Submitted by Lance Roberts of STA Wealth Management,
This week we will find out the answer to whether the Federal Reserve will end its current quantitative easing program or not (click here for more discussion on this issue). Today is the last open market operation of the current program, and my bet is that it will be the last, for now. Here are my three reasons why I believe this to be the case.
1) Much Smaller Deficit Restricts Treasury Bond Issuance
Over the last few years, the Federal deficit has shrunk markedly as infighting between Republicans and Democrats has restricted government spending to a large degree while taxes were increased across a broad spectrum of American taxpayers. The good news is that the U.S. government is closer than in many years to running a balanced budget, although it is has been more by accident rather than through a logical approach of budgeting and waste reductions. The bad news is that deficit spending has been a major contributor to economic growth in the past and the reduction of such has been a drag on economic growth recently.
The chart below shows the level of federal spending, revenue and the deficit. I have added the Federal Reserve's balance sheet which has been a major buyer of U.S. debt in recent years.
One of the reasons, as I explained previously, that the Federal Reserve will allow the current QE program to conclude is because the shrinking deficit is reducing the number of bonds being sold by the Treasury.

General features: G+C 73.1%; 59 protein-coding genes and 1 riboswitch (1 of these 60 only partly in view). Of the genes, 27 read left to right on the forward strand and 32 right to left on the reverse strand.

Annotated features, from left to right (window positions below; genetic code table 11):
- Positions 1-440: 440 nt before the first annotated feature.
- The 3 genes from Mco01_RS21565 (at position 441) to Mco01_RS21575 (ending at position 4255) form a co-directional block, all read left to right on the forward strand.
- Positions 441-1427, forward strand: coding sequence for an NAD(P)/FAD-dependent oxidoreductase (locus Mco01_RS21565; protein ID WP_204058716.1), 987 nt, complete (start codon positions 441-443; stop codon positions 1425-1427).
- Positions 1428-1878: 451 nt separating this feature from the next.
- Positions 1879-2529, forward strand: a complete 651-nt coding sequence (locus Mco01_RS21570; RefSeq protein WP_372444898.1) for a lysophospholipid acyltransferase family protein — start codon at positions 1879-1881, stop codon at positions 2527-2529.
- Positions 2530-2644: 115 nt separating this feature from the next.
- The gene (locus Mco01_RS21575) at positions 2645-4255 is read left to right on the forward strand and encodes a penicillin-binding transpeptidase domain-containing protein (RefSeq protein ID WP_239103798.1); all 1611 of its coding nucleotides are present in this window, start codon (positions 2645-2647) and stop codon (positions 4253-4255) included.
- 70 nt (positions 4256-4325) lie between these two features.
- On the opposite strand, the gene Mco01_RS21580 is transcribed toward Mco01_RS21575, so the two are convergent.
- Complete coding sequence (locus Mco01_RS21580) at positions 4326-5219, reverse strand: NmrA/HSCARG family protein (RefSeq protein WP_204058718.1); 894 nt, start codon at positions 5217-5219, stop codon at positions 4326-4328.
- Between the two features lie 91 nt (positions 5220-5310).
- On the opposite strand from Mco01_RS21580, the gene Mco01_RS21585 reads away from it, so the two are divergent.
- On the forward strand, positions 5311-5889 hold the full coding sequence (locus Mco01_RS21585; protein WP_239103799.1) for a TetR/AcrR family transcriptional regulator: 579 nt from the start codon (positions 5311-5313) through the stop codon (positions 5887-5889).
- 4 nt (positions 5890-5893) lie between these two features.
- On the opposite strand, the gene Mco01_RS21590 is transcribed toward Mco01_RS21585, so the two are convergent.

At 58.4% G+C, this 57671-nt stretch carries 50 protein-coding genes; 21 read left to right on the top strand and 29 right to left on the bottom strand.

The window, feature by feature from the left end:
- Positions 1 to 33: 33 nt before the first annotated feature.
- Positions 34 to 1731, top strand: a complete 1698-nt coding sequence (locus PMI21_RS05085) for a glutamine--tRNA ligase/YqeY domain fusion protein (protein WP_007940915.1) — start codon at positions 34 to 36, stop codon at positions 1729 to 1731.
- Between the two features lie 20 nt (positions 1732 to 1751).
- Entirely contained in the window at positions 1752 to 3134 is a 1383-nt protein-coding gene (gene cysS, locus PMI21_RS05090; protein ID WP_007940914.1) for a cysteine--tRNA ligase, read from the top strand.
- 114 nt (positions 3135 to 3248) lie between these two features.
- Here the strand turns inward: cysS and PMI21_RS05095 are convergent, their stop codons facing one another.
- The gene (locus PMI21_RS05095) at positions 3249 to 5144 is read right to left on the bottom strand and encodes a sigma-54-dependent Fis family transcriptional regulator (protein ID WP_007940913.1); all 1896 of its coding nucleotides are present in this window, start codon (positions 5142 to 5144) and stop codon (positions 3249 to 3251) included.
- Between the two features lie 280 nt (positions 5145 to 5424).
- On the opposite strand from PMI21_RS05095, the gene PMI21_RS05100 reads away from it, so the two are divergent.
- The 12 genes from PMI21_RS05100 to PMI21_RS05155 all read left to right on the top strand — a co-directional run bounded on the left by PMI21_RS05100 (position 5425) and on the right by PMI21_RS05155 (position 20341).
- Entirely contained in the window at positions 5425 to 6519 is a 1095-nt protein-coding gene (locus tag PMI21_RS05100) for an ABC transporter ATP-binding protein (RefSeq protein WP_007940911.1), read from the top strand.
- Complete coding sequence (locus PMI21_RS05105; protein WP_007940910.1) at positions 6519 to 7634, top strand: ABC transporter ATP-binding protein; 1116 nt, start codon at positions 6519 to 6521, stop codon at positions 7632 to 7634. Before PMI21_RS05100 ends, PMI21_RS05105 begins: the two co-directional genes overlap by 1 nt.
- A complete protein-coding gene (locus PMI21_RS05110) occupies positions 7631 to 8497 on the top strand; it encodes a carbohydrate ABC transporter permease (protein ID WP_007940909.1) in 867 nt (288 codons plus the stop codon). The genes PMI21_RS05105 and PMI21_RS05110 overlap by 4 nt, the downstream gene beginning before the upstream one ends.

"But in the economic recovery phase, the federal deficit commenced shrinking sooner than the Fed commenced tapering. There reached a point at which the Fed was acquiring more than 100% of the net new issuance of US government securities. At that point, the Fed's buying activity was withdrawing those securities from holders in the US and around the world. Essentially the Fed was bidding up the price and dropping the yield of those Treasury securities, and it was doing so in the long-duration end of the distribution of those securities.
The Fed has taken the duration of its assets from two years prior to the Lehman-AIG crisis all the way out to six years, which is the present estimate. It is hard to visualize the Fed taking that duration out any farther. There are not enough securities left, even if the Fed continues to roll every security reaching maturity into the longest possible available replacement security."
The chart below illustrates this point.
As you can see, the net change to the Federal Reserve's balance sheet swelled during each of the quantitative easing programs. The liquidity supplied flowed into the financial markets driving asset prices higher. Importantly, notice the extreme level of balance sheet expansion during QE 3 which caused assets to surge in 2013. However, since the beginning of 2014, the balance sheet expansion has markedly slowed and along with it the inflation of asset prices.
Importantly, with the Treasury issuing fewer bonds due to reduced funding needs, the Federal Reserve can not keep the current pace of purchases going without the risk of potentially creating a liquidity problem within the credit markets. I am quite sure that the Federal Reserve is aware of this issue which is why, despite many bumps in the market this year, they have continued their pace of reductions without pause.